Lawyers and accountants often push their clients to plan for unpleasant events. Better to be prepared now than to pay the consequences later. But the Republican tax law that took effect in January has added a new urgency for wealthy Americans contemplating divorce.
Several key changes in the law may determine whether it is better to complete or update a divorce agreement by Dec. 31 or wait until the new year.
One of the biggest changes affects alimony, which will not be a tax break for Americans whose divorce agreements are completed or updated after this year. The new tax law is also causing parting spouses to look more closely at benefits for their children and the values of privately owned businesses and partnerships.
There is a lot of money at stake for wealthy couples. Nearly 600,000 taxpayers claimed alimony deductions totaling more than $10 billion for the 2010 tax year, according to the Internal Revenue Service.
Here are four areas that couples considering a divorce should examine before the end of the year:
When it comes to alimony, the tax law is going to turn the calendar back 77 years. That was when the Revenue Act of 1942 first made alimony deductible for the spouse paying it and taxable for the spouse receiving it.
The deduction was granted to help couples make the transition from being joint taxpayers to paying separately, said Suzanne L. Shier, chief tax and wealth planning strategist at Northern Trust.
But the arrangement has led in recent years to underreporting alimony payments. The last estimate from the I.R.S. showed that almost half of recipients paid no tax on alimony or paid tax on an amount that was less than what the former spouse claimed as a deduction, Ms. Shier said.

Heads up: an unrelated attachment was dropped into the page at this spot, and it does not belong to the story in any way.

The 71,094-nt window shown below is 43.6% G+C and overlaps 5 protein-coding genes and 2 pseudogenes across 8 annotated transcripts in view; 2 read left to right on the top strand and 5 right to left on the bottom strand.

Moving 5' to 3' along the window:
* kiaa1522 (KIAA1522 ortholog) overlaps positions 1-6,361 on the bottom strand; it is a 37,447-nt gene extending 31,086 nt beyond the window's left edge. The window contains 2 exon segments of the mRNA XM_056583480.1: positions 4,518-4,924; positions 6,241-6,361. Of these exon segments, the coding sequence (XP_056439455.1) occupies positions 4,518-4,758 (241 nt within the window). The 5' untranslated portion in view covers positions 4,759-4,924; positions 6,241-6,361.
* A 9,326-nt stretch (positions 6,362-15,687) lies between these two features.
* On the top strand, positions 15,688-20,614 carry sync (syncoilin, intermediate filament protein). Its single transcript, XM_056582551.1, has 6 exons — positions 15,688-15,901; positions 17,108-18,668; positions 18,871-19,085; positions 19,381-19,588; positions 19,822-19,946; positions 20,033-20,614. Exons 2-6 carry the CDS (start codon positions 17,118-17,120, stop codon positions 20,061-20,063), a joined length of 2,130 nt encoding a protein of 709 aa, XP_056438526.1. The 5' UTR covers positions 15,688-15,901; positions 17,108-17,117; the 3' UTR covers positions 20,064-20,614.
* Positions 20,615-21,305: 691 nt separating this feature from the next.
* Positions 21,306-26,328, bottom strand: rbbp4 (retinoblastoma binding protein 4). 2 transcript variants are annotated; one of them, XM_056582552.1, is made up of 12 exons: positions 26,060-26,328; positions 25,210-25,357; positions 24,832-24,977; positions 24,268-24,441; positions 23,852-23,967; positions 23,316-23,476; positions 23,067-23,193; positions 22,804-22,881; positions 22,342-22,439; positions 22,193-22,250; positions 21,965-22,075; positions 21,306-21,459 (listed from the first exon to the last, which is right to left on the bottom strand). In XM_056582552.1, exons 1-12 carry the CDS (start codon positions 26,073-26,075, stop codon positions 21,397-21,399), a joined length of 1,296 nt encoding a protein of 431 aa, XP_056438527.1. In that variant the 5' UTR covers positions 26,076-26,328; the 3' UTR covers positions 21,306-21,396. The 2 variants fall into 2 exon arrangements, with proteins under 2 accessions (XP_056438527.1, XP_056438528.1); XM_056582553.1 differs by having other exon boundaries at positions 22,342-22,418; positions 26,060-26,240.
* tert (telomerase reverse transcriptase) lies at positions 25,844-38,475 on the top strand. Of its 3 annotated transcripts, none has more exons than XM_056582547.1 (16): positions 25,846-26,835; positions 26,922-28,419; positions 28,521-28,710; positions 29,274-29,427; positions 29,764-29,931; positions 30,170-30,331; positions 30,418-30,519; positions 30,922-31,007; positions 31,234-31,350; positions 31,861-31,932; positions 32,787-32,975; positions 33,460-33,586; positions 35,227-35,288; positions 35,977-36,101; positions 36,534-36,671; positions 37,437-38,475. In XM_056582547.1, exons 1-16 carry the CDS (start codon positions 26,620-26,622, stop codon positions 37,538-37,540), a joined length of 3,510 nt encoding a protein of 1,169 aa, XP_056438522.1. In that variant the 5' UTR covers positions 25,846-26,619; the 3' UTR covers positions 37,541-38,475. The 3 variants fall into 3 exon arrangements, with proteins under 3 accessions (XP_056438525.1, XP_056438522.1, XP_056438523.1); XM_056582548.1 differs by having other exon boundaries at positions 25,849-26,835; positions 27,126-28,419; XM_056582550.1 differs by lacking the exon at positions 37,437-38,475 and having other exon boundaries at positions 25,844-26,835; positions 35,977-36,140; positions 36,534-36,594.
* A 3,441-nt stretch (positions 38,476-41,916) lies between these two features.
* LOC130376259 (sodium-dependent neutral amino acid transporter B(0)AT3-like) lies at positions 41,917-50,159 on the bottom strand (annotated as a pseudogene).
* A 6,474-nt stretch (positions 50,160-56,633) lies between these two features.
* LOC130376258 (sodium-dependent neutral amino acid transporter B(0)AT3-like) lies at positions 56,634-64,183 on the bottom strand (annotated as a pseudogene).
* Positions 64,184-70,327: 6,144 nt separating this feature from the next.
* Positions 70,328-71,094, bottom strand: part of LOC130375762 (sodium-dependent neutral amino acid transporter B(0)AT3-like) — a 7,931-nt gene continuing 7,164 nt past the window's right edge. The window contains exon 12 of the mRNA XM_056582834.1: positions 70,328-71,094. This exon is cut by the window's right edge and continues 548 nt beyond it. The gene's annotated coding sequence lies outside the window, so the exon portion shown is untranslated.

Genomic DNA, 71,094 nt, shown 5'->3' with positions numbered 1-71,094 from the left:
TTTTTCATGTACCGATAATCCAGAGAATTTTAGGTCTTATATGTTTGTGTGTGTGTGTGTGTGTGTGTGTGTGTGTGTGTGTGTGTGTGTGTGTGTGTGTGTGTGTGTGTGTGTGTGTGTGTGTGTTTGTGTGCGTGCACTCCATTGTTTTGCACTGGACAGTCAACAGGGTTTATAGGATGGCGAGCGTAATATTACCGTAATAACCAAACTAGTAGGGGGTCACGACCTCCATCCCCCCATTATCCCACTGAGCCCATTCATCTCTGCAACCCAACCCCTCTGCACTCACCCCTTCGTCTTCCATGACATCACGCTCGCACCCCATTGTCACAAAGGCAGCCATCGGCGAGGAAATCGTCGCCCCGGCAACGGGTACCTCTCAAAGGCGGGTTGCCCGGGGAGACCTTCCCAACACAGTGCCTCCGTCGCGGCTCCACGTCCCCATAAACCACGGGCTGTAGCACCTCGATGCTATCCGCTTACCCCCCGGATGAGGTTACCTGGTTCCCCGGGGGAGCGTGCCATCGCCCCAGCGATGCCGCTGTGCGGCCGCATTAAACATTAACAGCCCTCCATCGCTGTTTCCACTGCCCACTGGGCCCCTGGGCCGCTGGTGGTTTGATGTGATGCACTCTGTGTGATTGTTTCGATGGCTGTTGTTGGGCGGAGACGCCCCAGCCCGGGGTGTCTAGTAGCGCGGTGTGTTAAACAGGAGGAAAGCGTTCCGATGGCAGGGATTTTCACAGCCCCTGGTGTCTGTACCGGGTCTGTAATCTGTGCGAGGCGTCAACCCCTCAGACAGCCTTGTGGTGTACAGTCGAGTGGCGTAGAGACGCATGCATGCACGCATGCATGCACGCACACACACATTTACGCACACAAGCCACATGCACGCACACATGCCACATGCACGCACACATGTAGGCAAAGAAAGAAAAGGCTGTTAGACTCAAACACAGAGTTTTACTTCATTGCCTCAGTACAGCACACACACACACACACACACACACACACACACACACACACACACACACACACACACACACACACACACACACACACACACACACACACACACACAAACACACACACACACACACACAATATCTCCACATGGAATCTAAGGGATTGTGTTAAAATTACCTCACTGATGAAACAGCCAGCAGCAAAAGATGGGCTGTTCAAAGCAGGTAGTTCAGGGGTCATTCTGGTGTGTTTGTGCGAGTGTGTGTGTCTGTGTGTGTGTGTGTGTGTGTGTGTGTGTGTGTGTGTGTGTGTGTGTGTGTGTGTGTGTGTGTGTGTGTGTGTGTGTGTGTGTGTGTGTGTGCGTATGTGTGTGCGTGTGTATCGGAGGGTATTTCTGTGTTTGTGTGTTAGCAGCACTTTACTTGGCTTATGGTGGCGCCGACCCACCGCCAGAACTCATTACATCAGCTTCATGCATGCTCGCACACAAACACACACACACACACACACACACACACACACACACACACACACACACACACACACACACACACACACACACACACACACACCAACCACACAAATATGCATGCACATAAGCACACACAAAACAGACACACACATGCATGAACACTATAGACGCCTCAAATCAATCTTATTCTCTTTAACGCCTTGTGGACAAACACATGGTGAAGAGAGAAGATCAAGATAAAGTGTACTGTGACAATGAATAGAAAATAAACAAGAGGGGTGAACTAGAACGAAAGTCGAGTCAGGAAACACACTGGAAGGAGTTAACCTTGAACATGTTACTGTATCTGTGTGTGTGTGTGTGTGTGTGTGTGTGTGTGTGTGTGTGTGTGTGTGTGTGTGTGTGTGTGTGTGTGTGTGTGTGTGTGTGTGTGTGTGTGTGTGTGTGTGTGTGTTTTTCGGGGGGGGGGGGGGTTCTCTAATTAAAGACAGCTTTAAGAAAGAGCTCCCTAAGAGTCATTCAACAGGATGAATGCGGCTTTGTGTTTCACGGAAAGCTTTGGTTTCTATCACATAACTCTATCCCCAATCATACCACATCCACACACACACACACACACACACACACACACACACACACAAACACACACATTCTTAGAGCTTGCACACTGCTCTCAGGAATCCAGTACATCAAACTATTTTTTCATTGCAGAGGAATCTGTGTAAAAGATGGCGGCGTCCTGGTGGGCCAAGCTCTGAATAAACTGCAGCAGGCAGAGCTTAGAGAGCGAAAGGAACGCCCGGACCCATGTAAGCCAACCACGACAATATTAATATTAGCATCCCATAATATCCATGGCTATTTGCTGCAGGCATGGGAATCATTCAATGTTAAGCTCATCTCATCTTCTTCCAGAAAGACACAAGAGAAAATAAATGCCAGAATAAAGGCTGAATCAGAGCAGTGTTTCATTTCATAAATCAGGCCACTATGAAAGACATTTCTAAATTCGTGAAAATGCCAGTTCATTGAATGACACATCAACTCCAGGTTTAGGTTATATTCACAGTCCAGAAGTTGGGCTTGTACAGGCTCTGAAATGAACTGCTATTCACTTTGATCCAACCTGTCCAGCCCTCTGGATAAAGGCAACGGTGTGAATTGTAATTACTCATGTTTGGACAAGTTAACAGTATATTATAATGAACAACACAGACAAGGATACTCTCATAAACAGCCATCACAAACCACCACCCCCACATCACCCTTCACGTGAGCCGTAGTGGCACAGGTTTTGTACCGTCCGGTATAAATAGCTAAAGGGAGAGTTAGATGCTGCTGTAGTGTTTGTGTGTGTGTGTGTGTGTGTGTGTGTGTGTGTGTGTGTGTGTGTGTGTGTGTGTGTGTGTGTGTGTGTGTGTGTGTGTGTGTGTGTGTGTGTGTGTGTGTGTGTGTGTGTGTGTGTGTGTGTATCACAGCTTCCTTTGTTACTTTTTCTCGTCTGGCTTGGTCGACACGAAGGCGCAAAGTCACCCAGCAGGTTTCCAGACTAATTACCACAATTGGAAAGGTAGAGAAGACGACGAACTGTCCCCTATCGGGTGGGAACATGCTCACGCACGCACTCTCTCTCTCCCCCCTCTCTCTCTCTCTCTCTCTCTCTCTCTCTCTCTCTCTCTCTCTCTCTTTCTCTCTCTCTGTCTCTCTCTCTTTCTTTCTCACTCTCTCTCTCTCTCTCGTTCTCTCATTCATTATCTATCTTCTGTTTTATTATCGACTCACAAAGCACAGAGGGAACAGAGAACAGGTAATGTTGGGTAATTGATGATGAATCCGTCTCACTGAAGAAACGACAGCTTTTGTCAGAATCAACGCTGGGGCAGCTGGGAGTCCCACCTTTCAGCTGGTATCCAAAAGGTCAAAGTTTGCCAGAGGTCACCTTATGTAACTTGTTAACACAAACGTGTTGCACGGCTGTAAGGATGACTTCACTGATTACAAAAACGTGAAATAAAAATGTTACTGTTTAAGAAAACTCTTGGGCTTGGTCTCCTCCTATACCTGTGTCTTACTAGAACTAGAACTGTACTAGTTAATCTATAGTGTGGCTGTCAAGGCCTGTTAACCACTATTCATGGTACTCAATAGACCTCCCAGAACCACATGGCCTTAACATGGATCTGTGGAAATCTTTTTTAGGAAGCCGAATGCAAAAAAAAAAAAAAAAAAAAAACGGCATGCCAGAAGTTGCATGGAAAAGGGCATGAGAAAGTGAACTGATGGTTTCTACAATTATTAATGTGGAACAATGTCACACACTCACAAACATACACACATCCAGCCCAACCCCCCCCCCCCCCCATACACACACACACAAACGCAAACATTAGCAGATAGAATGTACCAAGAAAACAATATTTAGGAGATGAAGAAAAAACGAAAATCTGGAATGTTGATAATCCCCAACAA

In other words, ex-spouses could be overstating the alimony they paid to increase their deductions, or ex-spouses receiving alimony could be understating the amount. Or both.
The tax change could become problematic in divorces settled after Dec. 31 because one spouse will lose a tax benefit and the other will gain one. Under the new system, the alimony payer will be taxed on the full amount while the recipient will pay no tax on it.
“When you’re trying to resolve cases, that ability to get a tax benefit has been very useful,” Judith L. Poller, a partner and co-chairwoman of the family law group at Pryor Cashman.
A simple solution for couples negotiating a divorce, and expecting an alimony payment, is to complete the agreement by the end of the year to preserve the deduction. But this could be easier said than done in an acrimonious divorce.
For couples who drew up prenuptial agreements, the outcome should they divorce is more uncertain. It is common in prenuptial documents for lawyers to insert language calculating alimony payments based on years of marriage and a clause saying alimony payments are deductible for one spouse.
Jeffrey Cohen, a divorce lawyer at Cohen Goldstein, said he was not sure whether these clauses would hold up in 2019 and beyond.
“You have a written contract on the one hand, but people say, ‘I wouldn’t rely on it,’” he said.
In the absence of guidance from the I.R.S., Ms. Poller said a document providing for deductible alimony might not be honored if alimony was no longer deductible. A married couple might want to consider renegotiating the agreement before the end of the year, even if it might unsettle the marriage.
But there are reasons to delay a parting of ways. Other tax-driven divorce issues require a more careful eye.